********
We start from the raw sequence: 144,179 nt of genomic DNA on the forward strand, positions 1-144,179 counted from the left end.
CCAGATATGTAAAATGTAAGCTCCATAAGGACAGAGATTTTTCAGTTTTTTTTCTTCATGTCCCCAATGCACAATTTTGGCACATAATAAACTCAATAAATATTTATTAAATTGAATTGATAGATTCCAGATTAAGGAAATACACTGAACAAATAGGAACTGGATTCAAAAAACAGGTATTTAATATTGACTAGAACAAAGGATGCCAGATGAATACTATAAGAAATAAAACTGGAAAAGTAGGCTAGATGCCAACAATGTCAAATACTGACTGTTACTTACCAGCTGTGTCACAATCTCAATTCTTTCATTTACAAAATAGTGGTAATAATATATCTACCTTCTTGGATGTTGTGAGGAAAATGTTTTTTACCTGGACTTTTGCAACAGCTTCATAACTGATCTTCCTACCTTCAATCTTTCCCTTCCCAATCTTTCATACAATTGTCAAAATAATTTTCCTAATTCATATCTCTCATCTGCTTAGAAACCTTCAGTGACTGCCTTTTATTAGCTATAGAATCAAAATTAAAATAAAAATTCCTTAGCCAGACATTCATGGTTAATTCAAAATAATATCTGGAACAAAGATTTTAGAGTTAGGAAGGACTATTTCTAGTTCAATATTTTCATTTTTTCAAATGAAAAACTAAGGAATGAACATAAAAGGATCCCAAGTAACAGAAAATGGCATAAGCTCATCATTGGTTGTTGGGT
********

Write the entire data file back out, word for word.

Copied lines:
We start from the raw sequence: 144,179 nt of genomic DNA on the forward strand, positions 1-144,179 counted from the left end.
CCAGATATGTAAAATGTAAGCTCCATAAGGACAGAGATTTTTCAGTTTTTTTTCTTCATGTCCCCAATGCACAATTTTGGCACATAATAAACTCAATAAATATTTATTAAATTGAATTGATAGATTCCAGATTAAGGAAATACACTGAACAAATAGGAACTGGATTCAAAAAACAGGTATTTAATATTGACTAGAACAAAGGATGCCAGATGAATACTATAAGAAATAAAACTGGAAAAGTAGGCTAGATGCCAACAATGTCAAATACTGACTGTTACTTACCAGCTGTGTCACAATCTCAATTCTTTCATTTACAAAATAGTGGTAATAATATATCTACCTTCTTGGATGTTGTGAGGAAAATGTTTTTTACCTGGACTTTTGCAACAGCTTCATAACTGATCTTCCTACCTTCAATCTTTCCCTTCCCAATCTTTCATACAATTGTCAAAATAATTTTCCTAATTCATATCTCTCATCTGCTTAGAAACCTTCAGTGACTGCCTTTTATTAGCTATAGAATCAAAATTAAAATAAAAATTCCTTAGCCAGACATTCATGGTTAATTCAAAATAATATCTGGAACAAAGATTTTAGAGTTAGGAAGGACTATTTCTAGTTCAATATTTTCATTTTTTCAAATGAAAAACTAAGGAATGAACATAAAAGGATCCCAAGTAACAGAAAATGGCATAAGCTCATCATTGGTTGTTGGGT